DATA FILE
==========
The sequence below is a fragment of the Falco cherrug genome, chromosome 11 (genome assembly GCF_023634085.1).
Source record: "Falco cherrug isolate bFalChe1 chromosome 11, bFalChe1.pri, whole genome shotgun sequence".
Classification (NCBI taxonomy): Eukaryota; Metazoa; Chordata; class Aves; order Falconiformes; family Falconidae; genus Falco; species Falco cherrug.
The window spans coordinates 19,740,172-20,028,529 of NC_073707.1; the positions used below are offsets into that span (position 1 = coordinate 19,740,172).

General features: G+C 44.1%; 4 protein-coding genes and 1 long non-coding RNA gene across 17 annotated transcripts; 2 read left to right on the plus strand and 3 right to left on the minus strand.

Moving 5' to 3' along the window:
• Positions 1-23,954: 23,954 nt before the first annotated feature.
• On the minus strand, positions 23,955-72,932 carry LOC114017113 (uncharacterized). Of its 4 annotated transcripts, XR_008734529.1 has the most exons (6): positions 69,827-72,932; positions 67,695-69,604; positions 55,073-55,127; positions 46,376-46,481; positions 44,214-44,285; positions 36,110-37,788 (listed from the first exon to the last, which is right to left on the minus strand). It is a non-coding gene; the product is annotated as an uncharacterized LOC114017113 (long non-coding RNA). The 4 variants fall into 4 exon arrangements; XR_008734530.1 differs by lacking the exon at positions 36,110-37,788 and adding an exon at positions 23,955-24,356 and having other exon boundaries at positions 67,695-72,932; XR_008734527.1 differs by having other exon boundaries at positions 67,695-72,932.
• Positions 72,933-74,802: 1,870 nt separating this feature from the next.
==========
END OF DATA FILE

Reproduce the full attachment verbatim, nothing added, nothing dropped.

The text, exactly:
The sequence below is a fragment of the Falco cherrug genome, chromosome 11 (genome assembly GCF_023634085.1).
Source record: "Falco cherrug isolate bFalChe1 chromosome 11, bFalChe1.pri, whole genome shotgun sequence".
Classification (NCBI taxonomy): Eukaryota; Metazoa; Chordata; class Aves; order Falconiformes; family Falconidae; genus Falco; species Falco cherrug.
The window spans coordinates 19,740,172-20,028,529 of NC_073707.1; the positions used below are offsets into that span (position 1 = coordinate 19,740,172).

General features: G+C 44.1%; 4 protein-coding genes and 1 long non-coding RNA gene across 17 annotated transcripts; 2 read left to right on the plus strand and 3 right to left on the minus strand.

Moving 5' to 3' along the window:
• Positions 1-23,954: 23,954 nt before the first annotated feature.
• On the minus strand, positions 23,955-72,932 carry LOC114017113 (uncharacterized). Of its 4 annotated transcripts, XR_008734529.1 has the most exons (6): positions 69,827-72,932; positions 67,695-69,604; positions 55,073-55,127; positions 46,376-46,481; positions 44,214-44,285; positions 36,110-37,788 (listed from the first exon to the last, which is right to left on the minus strand). It is a non-coding gene; the product is annotated as an uncharacterized LOC114017113 (long non-coding RNA). The 4 variants fall into 4 exon arrangements; XR_008734530.1 differs by lacking the exon at positions 36,110-37,788 and adding an exon at positions 23,955-24,356 and having other exon boundaries at positions 67,695-72,932; XR_008734527.1 differs by having other exon boundaries at positions 67,695-72,932.
• Positions 72,933-74,802: 1,870 nt separating this feature from the next.